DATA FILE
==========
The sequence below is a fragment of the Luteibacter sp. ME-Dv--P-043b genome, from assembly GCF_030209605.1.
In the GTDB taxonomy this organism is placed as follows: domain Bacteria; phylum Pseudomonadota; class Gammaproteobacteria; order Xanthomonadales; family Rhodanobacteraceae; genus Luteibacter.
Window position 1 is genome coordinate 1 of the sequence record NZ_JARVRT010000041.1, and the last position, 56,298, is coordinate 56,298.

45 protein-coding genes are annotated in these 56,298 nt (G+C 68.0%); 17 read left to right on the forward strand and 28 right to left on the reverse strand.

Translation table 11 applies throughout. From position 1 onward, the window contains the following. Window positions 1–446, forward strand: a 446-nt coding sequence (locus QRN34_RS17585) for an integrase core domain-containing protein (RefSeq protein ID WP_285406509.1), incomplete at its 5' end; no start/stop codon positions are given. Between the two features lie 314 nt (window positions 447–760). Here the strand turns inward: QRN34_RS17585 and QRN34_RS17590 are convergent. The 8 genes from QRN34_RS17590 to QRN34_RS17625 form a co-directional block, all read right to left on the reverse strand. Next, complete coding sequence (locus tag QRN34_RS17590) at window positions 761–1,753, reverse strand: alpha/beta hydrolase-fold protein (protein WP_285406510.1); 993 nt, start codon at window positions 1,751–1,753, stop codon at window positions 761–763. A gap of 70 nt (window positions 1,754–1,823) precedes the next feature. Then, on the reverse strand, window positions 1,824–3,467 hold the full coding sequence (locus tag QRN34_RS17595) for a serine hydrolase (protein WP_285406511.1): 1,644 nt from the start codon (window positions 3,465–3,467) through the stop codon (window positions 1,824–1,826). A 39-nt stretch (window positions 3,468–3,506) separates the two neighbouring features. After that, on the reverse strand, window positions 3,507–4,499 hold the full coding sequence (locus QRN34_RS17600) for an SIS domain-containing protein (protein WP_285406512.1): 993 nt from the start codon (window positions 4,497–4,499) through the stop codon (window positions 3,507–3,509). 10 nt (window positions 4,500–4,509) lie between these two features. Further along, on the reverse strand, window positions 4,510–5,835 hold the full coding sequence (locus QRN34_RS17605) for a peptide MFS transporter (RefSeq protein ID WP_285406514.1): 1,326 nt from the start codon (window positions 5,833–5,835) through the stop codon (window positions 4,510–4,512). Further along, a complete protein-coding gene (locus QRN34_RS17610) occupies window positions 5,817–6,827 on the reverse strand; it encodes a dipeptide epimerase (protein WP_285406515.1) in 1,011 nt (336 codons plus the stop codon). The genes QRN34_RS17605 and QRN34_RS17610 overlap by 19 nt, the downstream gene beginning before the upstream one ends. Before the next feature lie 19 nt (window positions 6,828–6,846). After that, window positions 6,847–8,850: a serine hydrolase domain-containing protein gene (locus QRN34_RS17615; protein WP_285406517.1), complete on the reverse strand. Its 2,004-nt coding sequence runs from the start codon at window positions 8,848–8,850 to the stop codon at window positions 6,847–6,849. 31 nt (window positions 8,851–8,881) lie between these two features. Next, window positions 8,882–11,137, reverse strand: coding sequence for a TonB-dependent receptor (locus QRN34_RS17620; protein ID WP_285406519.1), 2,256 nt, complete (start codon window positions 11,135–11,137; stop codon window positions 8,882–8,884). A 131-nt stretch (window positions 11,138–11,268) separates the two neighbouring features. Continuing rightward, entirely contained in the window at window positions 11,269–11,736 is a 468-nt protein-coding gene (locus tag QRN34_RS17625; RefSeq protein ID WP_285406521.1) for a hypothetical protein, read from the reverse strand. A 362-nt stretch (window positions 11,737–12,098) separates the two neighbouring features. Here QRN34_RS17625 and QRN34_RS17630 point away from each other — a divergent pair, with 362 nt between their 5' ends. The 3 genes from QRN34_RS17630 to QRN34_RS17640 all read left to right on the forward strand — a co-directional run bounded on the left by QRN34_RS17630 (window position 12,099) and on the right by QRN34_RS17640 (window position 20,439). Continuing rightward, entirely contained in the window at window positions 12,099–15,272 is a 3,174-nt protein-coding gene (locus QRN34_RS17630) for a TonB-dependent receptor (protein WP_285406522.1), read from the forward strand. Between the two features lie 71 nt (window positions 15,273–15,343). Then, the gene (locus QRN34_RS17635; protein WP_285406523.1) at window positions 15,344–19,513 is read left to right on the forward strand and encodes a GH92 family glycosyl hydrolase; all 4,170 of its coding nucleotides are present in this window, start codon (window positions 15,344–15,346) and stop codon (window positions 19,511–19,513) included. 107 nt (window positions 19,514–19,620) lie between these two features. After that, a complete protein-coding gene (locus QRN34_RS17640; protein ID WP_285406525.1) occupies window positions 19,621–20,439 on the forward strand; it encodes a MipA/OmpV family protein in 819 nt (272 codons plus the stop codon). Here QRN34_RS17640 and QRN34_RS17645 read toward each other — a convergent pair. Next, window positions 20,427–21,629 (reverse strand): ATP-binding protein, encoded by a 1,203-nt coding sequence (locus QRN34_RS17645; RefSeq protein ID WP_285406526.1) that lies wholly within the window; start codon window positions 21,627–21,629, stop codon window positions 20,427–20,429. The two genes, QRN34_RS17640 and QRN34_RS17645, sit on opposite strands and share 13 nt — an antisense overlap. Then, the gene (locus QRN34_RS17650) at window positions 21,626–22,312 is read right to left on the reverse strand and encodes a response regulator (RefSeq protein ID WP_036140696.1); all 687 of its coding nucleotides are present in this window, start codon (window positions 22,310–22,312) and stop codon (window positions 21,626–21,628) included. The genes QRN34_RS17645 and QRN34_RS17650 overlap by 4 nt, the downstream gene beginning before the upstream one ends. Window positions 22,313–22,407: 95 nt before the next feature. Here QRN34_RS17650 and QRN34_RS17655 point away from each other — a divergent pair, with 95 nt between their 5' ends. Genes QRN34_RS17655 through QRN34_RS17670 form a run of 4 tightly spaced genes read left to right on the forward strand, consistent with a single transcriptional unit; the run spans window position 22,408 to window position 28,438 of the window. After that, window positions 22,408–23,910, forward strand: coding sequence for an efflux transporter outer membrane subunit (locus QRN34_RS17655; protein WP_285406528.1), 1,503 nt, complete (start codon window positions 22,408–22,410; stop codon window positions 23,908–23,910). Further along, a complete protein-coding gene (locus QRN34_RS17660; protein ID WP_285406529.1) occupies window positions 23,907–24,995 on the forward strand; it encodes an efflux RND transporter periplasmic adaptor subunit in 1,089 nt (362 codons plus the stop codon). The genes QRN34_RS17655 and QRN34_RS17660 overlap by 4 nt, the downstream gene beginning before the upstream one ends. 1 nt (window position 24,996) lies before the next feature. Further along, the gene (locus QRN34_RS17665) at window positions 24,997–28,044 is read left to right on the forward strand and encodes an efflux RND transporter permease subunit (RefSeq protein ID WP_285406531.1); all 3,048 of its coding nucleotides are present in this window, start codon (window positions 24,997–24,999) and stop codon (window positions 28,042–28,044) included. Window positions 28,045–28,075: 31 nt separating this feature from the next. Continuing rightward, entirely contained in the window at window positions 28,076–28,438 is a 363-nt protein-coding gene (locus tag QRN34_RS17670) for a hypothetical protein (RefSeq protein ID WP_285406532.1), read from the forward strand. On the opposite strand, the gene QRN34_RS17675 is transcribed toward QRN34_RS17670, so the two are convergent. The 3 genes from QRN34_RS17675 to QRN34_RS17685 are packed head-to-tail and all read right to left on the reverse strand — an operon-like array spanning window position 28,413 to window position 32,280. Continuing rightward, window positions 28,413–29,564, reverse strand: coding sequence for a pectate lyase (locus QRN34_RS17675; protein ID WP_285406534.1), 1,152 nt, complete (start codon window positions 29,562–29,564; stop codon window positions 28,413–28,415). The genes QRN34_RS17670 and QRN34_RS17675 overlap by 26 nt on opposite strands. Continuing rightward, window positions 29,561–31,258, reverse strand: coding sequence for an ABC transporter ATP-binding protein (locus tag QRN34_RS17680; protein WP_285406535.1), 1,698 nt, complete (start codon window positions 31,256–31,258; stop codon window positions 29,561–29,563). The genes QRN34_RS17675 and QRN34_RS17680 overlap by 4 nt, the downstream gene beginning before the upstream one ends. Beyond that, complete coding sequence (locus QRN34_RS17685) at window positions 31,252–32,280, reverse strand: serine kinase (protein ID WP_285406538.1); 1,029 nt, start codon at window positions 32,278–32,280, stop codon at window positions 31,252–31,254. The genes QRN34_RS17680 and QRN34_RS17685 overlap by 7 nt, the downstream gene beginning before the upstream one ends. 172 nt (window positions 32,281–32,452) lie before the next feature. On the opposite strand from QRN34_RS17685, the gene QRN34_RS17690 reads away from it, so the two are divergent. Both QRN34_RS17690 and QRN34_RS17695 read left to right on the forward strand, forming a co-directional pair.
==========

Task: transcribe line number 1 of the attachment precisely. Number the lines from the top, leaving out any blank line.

The sequence below is a fragment of the Luteibacter sp. ME-Dv--P-043b genome, from assembly GCF_030209605.1.